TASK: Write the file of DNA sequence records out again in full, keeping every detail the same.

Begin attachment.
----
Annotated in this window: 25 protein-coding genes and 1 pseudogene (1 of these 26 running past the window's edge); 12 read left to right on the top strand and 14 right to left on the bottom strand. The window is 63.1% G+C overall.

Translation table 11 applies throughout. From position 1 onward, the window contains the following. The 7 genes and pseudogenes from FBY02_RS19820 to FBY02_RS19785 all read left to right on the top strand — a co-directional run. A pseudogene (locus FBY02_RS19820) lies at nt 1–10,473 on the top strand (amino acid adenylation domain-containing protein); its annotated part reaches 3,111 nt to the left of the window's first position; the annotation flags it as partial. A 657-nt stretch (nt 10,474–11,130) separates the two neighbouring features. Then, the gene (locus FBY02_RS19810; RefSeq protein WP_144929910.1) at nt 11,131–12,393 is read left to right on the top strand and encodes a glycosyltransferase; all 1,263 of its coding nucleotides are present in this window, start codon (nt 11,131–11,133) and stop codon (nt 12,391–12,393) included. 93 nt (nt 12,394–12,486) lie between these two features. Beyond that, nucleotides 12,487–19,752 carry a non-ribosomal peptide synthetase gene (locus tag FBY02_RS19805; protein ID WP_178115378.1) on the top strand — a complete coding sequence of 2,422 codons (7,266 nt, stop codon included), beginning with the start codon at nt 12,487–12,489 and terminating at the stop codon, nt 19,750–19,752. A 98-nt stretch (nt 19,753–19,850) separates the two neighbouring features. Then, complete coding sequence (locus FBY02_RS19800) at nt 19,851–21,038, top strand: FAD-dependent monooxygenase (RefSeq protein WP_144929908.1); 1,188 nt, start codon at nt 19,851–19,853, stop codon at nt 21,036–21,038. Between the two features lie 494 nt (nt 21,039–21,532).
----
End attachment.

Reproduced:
Annotated in this window: 25 protein-coding genes and 1 pseudogene (1 of these 26 running past the window's edge); 12 read left to right on the top strand and 14 right to left on the bottom strand. The window is 63.1% G+C overall.

Translation table 11 applies throughout. From position 1 onward, the window contains the following. The 7 genes and pseudogenes from FBY02_RS19820 to FBY02_RS19785 all read left to right on the top strand — a co-directional run. A pseudogene (locus FBY02_RS19820) lies at nt 1–10,473 on the top strand (amino acid adenylation domain-containing protein); its annotated part reaches 3,111 nt to the left of the window's first position; the annotation flags it as partial. A 657-nt stretch (nt 10,474–11,130) separates the two neighbouring features. Then, the gene (locus FBY02_RS19810; RefSeq protein WP_144929910.1) at nt 11,131–12,393 is read left to right on the top strand and encodes a glycosyltransferase; all 1,263 of its coding nucleotides are present in this window, start codon (nt 11,131–11,133) and stop codon (nt 12,391–12,393) included. 93 nt (nt 12,394–12,486) lie between these two features. Beyond that, nucleotides 12,487–19,752 carry a non-ribosomal peptide synthetase gene (locus tag FBY02_RS19805; protein ID WP_178115378.1) on the top strand — a complete coding sequence of 2,422 codons (7,266 nt, stop codon included), beginning with the start codon at nt 12,487–12,489 and terminating at the stop codon, nt 19,750–19,752. A 98-nt stretch (nt 19,753–19,850) separates the two neighbouring features. Then, complete coding sequence (locus FBY02_RS19800) at nt 19,851–21,038, top strand: FAD-dependent monooxygenase (RefSeq protein WP_144929908.1); 1,188 nt, start codon at nt 19,851–19,853, stop codon at nt 21,036–21,038. Between the two features lie 494 nt (nt 21,039–21,532).